A challenge coin is a small coin or medallion bearing an organization's insignia or emblem and is carried by the organization's members. They are given to prove membership when challenged and to enhance morale. Origins of the challenge coin Like so many other aspects of military tradition, the origins of the challenge coin are a matter of much debate with little supporting evidence. While many organizations and services claim to have been the originators of the challenge coin, the most commonly held view is that the tradition began in the United States Army Air Service (a forerunner of the current United States Air Force).
Air warfare was a new phenomenon during World War I, when the army created flying squadrons and manned them with volunteer pilots from every walk of civilian life. While some of the early pilots came from working class or rural backgrounds, many were wealthy Ivy League students who withdrew from classes in the middle of the year, drawn by the adventure and romance of the new form of warfare. As the legend goes, one such Ivy Leaguer, a wealthy lieutenant, ordered small, solid-bronze medallions (or coins) struck, which he then presented to the other pilots in his squadron as mementos of their service together. The coin was gold-plated, bore the squadron's insignia, and was quite valuable. One of the pilots in the squadron, who had never owned anything like the coin, placed it in a leather pouch he wore around his neck for safekeeping.
A short while later, this pilot's aircraft was heavily damaged by ground fire (other sources claim it was an aerial dog fight), forcing him to land behind enemy lines and allowing him to be captured by the Germans. The Germans confiscated the personal belongings from his pockets, but they didn't catch the leather pouch around his neck. On his way to a permanent prisoner of war facility, he was held overnight in a small German-held French village near the front. During the night, the town was bombarded by the British, creating enough confusion to allow the pilot to escape. The pilot avoided German patrols by donning civilian attire, but all of his identification had been confiscated so he had no way to prove his identity. With great difficulty, he sneaked across no-man's land and made contact with a French patrol.
Unfortunately for him, the French had been on the lookout for German saboteurs dressed as civilians. The French mistook the American pilot for a German saboteur and immediately prepared to execute him. Desperate to prove his allegiance and without any identification, the pilot pulled out the coin from his leather pouch and showed it to his French captors. One of the Frenchmen recognized the unit insignia on the coin and delayed the execution long enough to confirm the pilot's identity.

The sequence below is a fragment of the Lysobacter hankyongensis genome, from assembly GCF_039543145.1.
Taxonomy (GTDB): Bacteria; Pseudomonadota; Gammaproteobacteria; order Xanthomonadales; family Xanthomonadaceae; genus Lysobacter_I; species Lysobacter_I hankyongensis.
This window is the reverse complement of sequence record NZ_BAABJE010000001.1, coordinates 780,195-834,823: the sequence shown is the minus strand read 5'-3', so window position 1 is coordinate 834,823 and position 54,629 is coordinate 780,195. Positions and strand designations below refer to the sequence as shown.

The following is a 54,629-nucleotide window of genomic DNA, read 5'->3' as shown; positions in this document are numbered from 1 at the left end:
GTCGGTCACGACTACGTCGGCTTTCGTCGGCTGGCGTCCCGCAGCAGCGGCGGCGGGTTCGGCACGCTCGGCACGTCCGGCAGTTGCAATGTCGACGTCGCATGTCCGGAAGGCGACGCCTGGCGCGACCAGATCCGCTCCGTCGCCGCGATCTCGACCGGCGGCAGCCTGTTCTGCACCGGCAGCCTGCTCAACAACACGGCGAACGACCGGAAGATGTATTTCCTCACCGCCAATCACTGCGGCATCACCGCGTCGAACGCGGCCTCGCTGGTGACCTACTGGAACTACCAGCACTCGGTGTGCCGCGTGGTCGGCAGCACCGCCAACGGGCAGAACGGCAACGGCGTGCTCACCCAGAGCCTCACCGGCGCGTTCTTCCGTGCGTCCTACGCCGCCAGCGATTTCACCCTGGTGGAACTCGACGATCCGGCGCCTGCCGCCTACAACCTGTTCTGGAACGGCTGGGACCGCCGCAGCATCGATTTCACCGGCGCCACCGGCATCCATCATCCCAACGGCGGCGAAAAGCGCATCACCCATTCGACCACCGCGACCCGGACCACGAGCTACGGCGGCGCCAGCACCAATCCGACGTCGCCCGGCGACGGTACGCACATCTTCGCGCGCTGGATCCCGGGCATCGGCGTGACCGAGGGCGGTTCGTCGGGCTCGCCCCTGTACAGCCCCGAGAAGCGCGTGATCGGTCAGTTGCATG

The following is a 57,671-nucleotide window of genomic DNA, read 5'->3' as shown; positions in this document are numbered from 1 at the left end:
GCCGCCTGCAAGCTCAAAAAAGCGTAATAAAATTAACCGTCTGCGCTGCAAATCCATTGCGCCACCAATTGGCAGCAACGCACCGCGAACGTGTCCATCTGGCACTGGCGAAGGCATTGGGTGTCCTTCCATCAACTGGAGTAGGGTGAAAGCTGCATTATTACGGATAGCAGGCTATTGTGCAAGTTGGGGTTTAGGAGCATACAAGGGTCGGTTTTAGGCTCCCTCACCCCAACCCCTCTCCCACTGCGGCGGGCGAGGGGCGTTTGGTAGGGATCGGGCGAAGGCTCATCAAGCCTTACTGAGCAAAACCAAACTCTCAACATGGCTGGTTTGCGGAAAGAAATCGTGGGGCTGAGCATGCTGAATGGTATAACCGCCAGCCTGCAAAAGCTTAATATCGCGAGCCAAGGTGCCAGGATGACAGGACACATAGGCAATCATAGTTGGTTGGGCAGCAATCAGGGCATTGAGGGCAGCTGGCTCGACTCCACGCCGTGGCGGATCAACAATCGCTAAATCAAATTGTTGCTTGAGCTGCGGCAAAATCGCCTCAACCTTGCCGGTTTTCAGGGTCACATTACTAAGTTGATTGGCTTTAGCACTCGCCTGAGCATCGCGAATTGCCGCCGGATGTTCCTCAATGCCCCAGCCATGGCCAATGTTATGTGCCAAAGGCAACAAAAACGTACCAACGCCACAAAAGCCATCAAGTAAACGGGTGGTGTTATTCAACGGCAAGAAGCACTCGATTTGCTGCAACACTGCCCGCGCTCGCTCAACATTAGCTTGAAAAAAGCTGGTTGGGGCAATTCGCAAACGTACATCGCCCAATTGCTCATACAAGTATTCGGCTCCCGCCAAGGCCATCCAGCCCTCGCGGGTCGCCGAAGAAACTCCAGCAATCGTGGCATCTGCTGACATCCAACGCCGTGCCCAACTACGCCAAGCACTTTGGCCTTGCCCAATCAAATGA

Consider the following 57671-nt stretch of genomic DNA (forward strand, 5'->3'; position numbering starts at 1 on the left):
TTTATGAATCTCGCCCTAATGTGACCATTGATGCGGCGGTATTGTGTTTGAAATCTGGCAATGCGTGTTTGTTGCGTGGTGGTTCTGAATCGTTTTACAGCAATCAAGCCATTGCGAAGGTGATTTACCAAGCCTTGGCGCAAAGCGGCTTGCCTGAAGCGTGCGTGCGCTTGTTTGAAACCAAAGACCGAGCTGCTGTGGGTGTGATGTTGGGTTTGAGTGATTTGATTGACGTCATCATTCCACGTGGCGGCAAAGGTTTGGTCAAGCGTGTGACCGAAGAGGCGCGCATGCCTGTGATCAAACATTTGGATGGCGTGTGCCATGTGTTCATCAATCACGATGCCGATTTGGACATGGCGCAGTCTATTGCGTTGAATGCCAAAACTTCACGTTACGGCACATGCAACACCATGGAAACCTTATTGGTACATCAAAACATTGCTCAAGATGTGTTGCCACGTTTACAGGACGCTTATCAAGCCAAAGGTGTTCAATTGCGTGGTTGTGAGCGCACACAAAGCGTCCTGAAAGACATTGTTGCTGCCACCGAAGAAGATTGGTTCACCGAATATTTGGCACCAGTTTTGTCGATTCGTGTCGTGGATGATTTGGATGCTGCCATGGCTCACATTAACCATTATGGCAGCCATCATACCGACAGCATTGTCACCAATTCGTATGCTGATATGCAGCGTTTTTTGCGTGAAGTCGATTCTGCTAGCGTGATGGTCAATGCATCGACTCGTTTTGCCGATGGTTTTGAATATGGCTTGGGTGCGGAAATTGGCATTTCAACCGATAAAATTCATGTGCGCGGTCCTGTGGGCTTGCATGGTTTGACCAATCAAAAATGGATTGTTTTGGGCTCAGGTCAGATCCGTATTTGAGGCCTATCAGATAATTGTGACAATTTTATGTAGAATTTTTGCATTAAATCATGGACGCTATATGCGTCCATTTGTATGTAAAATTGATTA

Once the pilot safely returned to his squadron, it became a tradition for all members to carry their coin at all times. To ensure compliance, the pilots would challenge each other to produce the coin. If the challenged couldn't produce the coin, he was required to buy a drink of choice for the challenger; if the challenged could produce the coin, the challenger would purchase the drink. This tradition spread to other flying squadrons and, eventually, to other military units in all branches of service and even to non military organizations.
Today, challenge coins are given to members upon joining an organization, as an award to improve morale, and sold to commemorate special occasions or as fundraisers. The coin check The tradition of a coin check is the most common way to ensure that members are properly carrying their coin. The coin check, which can be held at any time, begins with the challenger drawing his/her coin, holding it in the air, loudly announcing "coin check" and/or dropping the coin on the table or bar. (Should the coin be accidentally dropped, a coin check is still initiated.) Everyone being challenged must immediately produce the coin for their organization and anyone failing to do so must buy a round of drinks for the challenger and everyone else who has their challenge coin. However, should everyone challenged be able to produce their coin, the challenger must buy a round of drinks for the group.
Other considerations Challenge coins may not be attached to belt buckles or key rings and still be considered challenge coins, and they may not be defaced in any way (such as drilling a hole to attach to a lanyard). A generally safe place to carry a coin is in a pouch worn around the neck (like the pilot in the legend). Carrying a challenge coin in the wallet is problematic because the distinctive circular bulge identifies the individual as a military member-a serious security consideration in many places-and because it can loosely resemble a condom (and therefore open the individual up to an endless series of jokes from his/her friends). Cost Challenge coins are moderately expensive; as of 2005 in the United States, typical costs run about US$250 to set up the die and then from US$7.
00 to to US$2.50 per coin to stamp, depending on quantity, colors, textures, and so on. Thus, a run of 25 coins may cost about US$425 total (US$17 each), while a run of 1000 coins may cost about $2750 total (US$2.75 each).
Challenge coins in popular culture At the end of the long-running American adventure drama television show JAG, the two main characters decide to marry, then flip a challenge coin to decide who will resign his or her military career to accompany the other to a new duty station. The final image freezes with the coin in the air; the audience never sees it fall.
Challenge Coin - Enjoy information on Challenge Coins. The historical perspective of Challenge Coin.